‘Very unethical’: Russian sovereign wealth fund chief slams criticism of his country’s coronavirus vaccine

Health, Fitness & Food

Criticisms of Russia’s coronavirus vaccine are unhealthy, unethical and unproductive, according to Kirill Dmitriev, chief executive of Russia’s sovereign wealth fund RDIF — which is backing the controversial vaccine named “Sputnik V.”

“We’re completely transparent and open. There is very negative narrative in some of the Western nations, and frankly we feel it’s very sad because basically it doesn’t allow people to have honest information on our vaccine,” Dmitriev told CNBC’s “Capital Connection” on Tuesday.

“We all need to be very practical and stop this rhetoric of trying to paint each other’s vaccine black. It’s very unhealthy, it’s very unethical and very unproductive.”

Russian President Vladimir Putin claimed in August that his country had registered the world’s first vaccine for the coronavirus disease, or Covid-19.

We’re dealing with the worst epidemic ever and I think countries need to be pragmatic. Try different vaccines, and not just make a bet on one vaccine…

Kirill Dmitriev

CEO of RDIF

The announcement immediately drew skepticism from scientists and public health officials. They questioned the safety and effectiveness of the vaccine as it had yet to go through the more extensive Phase 3 clinical trials, and pointed out that data from earlier trials we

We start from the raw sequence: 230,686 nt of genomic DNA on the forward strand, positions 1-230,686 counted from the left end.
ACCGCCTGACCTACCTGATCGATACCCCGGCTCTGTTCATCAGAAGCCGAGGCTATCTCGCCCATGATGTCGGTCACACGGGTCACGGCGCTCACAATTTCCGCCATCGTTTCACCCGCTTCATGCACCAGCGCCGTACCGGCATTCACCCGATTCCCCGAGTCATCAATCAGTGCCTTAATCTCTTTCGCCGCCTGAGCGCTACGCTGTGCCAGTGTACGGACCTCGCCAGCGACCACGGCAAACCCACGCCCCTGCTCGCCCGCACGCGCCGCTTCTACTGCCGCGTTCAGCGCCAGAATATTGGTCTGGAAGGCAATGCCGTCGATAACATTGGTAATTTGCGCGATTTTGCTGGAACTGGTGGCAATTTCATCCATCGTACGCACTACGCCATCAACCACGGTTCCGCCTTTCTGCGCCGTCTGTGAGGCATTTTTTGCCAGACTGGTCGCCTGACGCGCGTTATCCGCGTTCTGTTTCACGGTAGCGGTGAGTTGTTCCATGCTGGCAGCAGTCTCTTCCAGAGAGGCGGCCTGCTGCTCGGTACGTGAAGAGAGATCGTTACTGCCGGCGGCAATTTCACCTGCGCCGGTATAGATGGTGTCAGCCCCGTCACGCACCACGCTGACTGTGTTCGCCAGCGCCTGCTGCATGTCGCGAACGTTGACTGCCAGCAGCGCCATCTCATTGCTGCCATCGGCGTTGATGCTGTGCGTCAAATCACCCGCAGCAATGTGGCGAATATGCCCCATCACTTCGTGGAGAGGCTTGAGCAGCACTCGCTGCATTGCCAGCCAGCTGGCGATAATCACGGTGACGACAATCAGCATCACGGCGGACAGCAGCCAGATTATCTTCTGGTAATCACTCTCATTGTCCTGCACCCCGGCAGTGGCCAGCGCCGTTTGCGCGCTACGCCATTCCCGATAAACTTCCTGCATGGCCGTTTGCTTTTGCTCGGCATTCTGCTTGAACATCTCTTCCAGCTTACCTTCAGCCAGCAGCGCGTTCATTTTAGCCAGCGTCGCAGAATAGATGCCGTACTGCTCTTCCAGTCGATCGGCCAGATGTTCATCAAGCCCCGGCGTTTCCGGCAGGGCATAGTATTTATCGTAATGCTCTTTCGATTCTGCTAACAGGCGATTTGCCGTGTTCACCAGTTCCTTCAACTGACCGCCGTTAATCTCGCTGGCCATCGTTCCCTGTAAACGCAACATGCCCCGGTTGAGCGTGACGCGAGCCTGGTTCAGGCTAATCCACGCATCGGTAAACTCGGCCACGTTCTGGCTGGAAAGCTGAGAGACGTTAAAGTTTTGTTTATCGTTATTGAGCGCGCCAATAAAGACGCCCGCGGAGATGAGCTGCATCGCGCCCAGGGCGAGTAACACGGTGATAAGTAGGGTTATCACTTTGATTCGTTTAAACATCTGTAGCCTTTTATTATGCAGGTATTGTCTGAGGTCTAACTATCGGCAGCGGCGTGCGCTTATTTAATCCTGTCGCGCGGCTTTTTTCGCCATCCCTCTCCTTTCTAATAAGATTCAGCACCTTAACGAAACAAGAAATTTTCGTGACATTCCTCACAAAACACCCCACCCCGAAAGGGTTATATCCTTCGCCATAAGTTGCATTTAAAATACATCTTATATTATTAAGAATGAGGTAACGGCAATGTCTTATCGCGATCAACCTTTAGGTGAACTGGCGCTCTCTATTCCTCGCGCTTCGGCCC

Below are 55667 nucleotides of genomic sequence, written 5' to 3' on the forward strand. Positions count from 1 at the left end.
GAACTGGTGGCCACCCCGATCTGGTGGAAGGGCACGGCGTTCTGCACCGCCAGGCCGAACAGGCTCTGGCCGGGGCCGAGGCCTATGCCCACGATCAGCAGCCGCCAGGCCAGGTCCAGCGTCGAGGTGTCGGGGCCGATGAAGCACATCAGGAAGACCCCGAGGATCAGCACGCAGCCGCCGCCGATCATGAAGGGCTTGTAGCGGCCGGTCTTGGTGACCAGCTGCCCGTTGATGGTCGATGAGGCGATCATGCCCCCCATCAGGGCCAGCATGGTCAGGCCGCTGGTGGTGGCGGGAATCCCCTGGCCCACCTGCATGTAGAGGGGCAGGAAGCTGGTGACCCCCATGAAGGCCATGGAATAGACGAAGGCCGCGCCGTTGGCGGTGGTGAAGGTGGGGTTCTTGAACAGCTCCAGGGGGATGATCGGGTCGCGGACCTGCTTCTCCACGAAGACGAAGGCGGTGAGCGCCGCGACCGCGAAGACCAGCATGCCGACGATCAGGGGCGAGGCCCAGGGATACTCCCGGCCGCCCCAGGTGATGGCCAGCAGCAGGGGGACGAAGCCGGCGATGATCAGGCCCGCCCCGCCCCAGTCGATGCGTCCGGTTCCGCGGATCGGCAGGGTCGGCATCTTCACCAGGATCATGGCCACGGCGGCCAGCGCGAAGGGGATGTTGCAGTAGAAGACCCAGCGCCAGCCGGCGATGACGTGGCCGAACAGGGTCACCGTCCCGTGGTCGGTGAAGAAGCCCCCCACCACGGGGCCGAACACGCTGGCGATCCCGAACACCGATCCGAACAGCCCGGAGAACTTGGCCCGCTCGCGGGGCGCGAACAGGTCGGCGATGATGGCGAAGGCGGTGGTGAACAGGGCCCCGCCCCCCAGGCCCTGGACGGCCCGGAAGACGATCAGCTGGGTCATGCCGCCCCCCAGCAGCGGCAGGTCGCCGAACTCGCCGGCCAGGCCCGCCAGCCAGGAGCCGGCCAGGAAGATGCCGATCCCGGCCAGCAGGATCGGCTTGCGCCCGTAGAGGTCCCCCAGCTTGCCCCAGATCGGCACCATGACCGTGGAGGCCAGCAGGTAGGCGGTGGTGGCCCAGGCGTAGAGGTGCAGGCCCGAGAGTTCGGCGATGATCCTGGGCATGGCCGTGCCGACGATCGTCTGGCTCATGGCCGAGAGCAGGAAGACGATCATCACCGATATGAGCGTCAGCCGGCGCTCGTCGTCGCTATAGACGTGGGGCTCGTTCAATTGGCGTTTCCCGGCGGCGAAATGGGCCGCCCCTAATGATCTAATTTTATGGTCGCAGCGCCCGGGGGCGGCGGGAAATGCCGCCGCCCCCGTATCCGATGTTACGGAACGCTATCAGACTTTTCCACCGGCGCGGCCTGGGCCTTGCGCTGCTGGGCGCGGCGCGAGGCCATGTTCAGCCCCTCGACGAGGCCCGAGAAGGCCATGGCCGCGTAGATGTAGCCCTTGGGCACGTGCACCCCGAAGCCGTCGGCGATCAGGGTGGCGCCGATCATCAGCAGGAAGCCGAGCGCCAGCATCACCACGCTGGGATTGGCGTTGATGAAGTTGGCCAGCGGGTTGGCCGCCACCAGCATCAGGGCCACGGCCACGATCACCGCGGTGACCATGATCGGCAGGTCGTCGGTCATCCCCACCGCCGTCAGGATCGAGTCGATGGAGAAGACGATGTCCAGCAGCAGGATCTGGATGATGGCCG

re not published.

Last month, a study published in the peer-reviewed medical journal The Lancet said preliminary results from Russia’s trials found that the vaccine showed no serious negative side effects. However, some scientists have questioned the reliability of data in the study.  

Still, two countries — Belarus and the United Arab Emirates — have started human trials for the Russian vaccine. Additional trials are reportedly set to begin in Venezuela.

Dmitriev said countries should “test for themselves” the safety and efficacy of Russia’s vaccine.

“We’re dealing with the worst epidemic ever and I think countries need to be pragmatic,” he said. “Try different vaccines, and not just make a bet on one vaccine but have several vaccines in the portfolio.”

Products You May Like

Articles You May Like

Patients with congenital heart defects have lower risk of severe COVID-19 symptoms
In-line Flow Meters for Pure Water Dispensing
Choosing a Doctor Specialty | What People Overlook
Marijuana Use Linked to Lower Hospital Mortality in COPD Patients
Tumor DNA in spinal fluid can help track children with aggressive brain tumors

Leave a Reply

Your email address will not be published. Required fields are marked *